Buying cigarettes remains a pipe dream as SA enters lockdown level 4

You still can’t buy cigarettes, as the sale of all tobacco products, including cigarettes, is not permitted under level 4 lockdown regulations.

Citing reasons relating to health and the transmission of Covid-19, the Minister for Cooperative Governance and Traditional Affairs, Nkosazana Dlamini-Zuma made this announcement earlier this evening as she detailed the regulations which will apply from Friday as the lockdown regulations are relaxed from level 5 to level 4.

Nkosazana Dlamini-Zuma said government had decided to adopt a risk-adjusted approach where business will become operational again while strict precautions are taken to curb the spread of Covid-19.

She said a number of submissions had been received from ordinary citizens, of which the biggest was the need to exercise.  In this regard, the minister announced that from 1 May, exercise is permitted between 06:00 and 09:00 within a radius of 5 km from a person’s residence, while no organised group sessions are allowed.

“We still expect everyone to be at home.  Like under level 5 regulations, you are still allowed to go to the shops to buy essential goods, and go to work.  But, coming back from work is not the time to visit anyone.  Between 20:00 and 05:00 you will need a permit to be away from home,” she said in reiterating the curfew that was announced over the weekend.

Other regulations that will apply:

  • Children are allowed to be moved between homes.
  • When schools and universities do open, learners and students will also have to have permits.
  • There will be a once-off allowance for people who live in other provinces, to return to their province of work. This will also apply to people who find themselves wanting to return home from family.
  • Companies should have a proper Covid-ready plan for workers to return to work. This will be industry-monitored to ensure adherence.
  • The country’s ports of entry remain closed, except for imported or exported goods.
  • Bus and rail transport will be open, but will operational under very strict conditions.
  • All agricultural products may be moved to the ports, as well as other products manufactured for export.
  • Restaurants may deliver food for delivery, but no sit-in is allowed.
  • Visitation to correctional services centres, police holding cells, military detention facilities and health facilities will be strictly controlled.
  • Recycling is permitted under level 4, which will allow informal waste collectors to work.


You still can’t buy cigarettes, as the sale of all tobacco products, including cigarettes, is not permitted under level 4 lockdown regulations.

Citing reasons relating to health and the transmission of Covid-19, the Minister for Cooperative Governance and Traditional Affairs, Nkosazana Dlamini-Zuma made this announcement earlier this evening as she detailed the regulations which will apply from Friday as the lockdown regulations are relaxed from level 5 to level 4.

Nkosazana Dlamini-Zuma said government had decided to adopt a risk-adjusted approach where business will become operational again while strict precautions are taken to curb the spread of Covid-19.

She said a number of submissions had been received from ordinary citizens, of which the biggest was the need to exercise.  In this regard, the minister announced that from 1 May, exercise is permitted between 06:00 and 09:00 within a radius of 5 km from a person’s residence, while no organised group sessions are allowed.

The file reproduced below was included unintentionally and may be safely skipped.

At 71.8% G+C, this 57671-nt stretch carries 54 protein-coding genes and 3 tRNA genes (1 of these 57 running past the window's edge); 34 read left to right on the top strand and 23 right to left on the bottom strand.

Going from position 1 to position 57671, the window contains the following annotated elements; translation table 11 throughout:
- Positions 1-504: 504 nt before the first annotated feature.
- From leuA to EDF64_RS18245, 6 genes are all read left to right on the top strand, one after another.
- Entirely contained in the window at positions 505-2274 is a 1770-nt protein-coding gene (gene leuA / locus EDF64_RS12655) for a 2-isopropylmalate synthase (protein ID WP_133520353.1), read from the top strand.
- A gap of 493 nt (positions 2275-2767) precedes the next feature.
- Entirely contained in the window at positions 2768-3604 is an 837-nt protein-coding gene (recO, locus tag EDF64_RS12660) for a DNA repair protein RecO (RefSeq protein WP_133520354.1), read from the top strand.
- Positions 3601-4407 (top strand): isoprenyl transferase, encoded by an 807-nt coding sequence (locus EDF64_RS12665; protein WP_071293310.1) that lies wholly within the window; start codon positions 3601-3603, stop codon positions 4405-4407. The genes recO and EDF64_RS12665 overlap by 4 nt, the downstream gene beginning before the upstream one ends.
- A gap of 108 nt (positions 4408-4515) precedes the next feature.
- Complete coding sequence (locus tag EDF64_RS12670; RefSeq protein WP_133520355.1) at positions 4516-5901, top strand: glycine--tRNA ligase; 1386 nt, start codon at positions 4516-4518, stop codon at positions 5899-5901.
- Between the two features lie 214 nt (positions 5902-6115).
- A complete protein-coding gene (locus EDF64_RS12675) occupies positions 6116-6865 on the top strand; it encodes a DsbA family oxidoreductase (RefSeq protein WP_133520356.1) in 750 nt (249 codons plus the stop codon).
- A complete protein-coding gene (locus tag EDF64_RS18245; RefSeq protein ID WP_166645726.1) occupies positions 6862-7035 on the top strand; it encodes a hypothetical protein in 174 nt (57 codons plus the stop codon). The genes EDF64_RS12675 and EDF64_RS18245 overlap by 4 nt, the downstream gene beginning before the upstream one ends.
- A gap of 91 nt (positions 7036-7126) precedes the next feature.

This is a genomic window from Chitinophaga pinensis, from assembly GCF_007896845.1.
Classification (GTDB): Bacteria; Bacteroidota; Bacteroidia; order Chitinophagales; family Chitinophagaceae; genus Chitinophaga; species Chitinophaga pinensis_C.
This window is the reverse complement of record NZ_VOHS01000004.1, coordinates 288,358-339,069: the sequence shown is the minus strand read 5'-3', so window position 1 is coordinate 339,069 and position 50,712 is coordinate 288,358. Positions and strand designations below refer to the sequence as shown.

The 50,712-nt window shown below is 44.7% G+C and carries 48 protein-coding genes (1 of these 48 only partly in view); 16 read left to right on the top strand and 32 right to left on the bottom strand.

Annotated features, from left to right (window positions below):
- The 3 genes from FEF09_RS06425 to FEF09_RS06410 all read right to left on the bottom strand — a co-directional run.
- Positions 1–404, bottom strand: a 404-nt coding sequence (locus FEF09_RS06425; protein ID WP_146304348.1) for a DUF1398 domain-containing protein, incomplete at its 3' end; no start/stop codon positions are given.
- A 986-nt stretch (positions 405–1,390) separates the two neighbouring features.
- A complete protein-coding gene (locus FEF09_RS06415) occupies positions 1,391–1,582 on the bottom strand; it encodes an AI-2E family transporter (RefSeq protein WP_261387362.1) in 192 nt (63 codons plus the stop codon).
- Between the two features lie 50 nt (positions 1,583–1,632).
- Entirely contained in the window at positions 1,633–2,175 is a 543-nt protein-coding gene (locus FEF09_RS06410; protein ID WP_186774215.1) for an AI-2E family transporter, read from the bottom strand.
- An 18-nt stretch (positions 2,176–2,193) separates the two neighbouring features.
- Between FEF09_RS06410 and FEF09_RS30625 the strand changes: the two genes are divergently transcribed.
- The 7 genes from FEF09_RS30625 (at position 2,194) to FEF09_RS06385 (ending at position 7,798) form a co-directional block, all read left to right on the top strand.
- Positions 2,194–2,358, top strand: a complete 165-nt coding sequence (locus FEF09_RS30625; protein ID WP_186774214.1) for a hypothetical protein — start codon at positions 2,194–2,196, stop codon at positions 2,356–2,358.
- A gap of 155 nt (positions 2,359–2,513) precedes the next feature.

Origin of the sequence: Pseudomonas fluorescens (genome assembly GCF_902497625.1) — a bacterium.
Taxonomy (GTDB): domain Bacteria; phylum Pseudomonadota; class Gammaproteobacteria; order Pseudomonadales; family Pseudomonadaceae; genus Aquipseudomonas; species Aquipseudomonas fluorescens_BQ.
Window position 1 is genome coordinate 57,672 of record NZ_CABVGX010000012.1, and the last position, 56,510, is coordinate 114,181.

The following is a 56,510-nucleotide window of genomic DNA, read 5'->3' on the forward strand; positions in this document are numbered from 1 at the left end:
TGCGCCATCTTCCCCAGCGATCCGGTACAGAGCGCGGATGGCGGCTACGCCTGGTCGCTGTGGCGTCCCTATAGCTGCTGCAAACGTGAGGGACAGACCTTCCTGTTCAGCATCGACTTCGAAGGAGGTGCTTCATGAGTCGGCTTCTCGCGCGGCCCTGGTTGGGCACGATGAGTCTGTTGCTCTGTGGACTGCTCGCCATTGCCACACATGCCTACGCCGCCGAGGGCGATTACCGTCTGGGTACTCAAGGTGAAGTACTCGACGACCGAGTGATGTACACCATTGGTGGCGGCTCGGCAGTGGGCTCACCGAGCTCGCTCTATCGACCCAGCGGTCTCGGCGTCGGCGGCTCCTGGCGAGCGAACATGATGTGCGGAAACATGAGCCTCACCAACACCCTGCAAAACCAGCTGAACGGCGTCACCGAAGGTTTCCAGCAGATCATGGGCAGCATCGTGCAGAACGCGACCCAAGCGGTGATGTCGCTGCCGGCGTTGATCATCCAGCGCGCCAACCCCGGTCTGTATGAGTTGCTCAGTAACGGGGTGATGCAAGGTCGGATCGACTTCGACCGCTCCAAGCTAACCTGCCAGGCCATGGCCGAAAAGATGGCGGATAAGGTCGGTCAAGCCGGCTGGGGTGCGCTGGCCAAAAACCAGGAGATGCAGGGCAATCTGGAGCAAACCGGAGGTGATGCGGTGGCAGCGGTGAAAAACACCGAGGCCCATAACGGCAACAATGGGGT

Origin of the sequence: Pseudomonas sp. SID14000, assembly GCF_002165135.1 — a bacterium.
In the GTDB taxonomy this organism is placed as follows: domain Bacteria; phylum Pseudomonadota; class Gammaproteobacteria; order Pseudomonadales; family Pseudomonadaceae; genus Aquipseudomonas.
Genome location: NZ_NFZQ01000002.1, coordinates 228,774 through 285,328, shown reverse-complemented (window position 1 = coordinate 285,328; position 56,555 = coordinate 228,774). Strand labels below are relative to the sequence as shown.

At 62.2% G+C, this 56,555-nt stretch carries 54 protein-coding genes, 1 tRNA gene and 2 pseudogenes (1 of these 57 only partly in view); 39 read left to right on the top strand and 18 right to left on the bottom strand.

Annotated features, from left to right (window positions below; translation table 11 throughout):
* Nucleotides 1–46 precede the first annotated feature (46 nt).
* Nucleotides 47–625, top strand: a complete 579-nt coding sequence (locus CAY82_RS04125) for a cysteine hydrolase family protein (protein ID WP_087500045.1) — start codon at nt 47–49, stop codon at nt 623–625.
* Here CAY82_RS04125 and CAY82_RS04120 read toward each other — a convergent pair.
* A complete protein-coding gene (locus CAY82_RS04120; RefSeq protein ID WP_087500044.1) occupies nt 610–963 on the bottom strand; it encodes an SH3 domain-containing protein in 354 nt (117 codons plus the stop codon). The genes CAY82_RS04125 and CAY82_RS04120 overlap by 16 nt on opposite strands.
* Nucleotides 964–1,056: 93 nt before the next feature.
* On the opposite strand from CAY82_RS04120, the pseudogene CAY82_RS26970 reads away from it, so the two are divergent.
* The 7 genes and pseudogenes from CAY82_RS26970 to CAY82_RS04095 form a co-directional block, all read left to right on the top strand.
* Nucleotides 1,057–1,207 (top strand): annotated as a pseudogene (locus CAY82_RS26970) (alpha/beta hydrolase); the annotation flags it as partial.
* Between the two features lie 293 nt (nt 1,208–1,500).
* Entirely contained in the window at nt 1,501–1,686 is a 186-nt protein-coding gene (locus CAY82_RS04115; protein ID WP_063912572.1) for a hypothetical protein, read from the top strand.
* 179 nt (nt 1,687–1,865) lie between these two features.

“We still expect everyone to be at home.  Like under level 5 regulations, you are still allowed to go to the shops to buy essential goods, and go to work.  But, coming back from work is not the time to visit anyone.  Between 20:00 and 05:00 you will need a permit to be away from home,” she said in reiterating the curfew that was announced over the weekend.

Other regulations that will apply:

  • Children are allowed to be moved between homes.
  • When schools and universities do open, learners and students will also have to have permits.
  • There will be a once-off allowance for people who live in other provinces, to return to their province of work. This will also apply to people who find themselves wanting to return home from family.
  • Companies should have a proper Covid-ready plan for workers to return to work. This will be industry-monitored to ensure adherence.
  • The country’s ports of entry remain closed, except for imported or exported goods.
  • Bus and rail transport will be open, but will operational under very strict conditions.
  • All agricultural products may be moved to the ports, as well as other products manufactured for export.
  • Restaurants may deliver food for delivery, but no sit-in is allowed.
  • Visitation to correctional services centres, police holding cells, military detention facilities and health facilities will be strictly controlled.
  • Recycling is permitted under level 4, which will allow informal waste collectors to work.

In addition, no one may be evicted from their residences.  Tenants should, however not take advantage of the situation by illegally occupying property, the minister said.  This was simply a regulation since property and rental agents are not permitted to work.

According to Dlamini-Zuma, the non-sale of liquor has been valuable in curbing the spread of the virus.

“Our hospitals’ casualty and trauma wards have been freed.  Hospital workers can now focus on the sick instead of those who were assaulted.  Our members of police can focus on the work they should be doing, instead of chasing after those who drink and cause trouble.”